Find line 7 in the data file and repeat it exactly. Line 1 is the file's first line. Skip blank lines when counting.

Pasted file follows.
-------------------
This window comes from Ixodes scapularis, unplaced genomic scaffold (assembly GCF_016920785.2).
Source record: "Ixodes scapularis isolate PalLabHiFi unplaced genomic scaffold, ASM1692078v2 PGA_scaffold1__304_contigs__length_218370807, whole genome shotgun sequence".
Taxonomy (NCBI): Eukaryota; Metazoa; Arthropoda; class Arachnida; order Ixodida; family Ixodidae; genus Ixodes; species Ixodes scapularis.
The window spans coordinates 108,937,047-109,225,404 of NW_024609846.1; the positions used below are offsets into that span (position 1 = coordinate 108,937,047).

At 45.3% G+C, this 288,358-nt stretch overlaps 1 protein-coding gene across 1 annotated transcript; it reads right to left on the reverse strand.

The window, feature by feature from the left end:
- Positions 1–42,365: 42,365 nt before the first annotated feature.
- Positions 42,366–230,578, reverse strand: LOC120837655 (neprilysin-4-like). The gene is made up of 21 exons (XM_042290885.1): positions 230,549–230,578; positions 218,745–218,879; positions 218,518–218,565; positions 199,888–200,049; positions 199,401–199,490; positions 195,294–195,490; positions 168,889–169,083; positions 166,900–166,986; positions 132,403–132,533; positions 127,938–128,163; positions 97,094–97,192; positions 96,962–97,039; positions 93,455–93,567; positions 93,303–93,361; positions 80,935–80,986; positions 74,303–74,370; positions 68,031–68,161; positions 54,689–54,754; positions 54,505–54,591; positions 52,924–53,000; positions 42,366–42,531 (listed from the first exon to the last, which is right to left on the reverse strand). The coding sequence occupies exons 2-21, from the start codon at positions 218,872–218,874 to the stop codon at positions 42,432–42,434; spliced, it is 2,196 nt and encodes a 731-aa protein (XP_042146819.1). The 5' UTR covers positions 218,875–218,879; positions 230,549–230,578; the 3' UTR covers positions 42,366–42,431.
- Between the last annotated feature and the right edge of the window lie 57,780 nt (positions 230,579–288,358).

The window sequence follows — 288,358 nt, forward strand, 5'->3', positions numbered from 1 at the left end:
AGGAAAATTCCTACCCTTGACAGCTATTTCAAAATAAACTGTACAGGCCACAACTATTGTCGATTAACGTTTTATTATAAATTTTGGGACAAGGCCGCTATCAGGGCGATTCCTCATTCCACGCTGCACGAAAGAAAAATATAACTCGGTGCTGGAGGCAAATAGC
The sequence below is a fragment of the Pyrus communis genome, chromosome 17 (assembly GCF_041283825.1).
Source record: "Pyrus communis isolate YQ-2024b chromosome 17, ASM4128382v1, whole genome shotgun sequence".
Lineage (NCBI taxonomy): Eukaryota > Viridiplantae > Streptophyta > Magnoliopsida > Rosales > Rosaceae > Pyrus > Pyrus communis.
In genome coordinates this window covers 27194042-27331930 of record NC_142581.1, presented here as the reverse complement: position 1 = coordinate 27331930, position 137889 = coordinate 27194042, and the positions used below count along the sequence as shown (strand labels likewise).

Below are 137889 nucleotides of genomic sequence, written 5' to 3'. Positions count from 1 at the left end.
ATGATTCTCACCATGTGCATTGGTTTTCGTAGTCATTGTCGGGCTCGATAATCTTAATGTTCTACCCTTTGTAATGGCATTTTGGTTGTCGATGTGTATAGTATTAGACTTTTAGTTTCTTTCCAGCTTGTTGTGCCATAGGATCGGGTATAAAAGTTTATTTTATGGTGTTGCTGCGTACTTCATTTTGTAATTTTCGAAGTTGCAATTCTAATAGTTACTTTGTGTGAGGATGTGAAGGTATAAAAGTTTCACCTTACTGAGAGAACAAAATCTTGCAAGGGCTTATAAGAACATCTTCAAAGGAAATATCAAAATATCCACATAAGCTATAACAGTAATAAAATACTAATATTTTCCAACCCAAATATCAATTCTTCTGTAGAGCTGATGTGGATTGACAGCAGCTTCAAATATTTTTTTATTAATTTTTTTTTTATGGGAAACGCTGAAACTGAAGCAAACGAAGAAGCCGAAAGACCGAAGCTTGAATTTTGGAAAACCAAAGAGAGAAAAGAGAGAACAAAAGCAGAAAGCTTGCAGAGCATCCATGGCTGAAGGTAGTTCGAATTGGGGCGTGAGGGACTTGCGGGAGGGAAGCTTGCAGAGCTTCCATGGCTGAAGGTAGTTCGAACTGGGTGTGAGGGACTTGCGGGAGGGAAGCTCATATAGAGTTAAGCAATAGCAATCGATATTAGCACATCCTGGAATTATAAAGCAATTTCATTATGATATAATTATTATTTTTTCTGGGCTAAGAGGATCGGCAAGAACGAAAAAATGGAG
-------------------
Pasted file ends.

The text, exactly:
- Positions 1–42,365: 42,365 nt before the first annotated feature.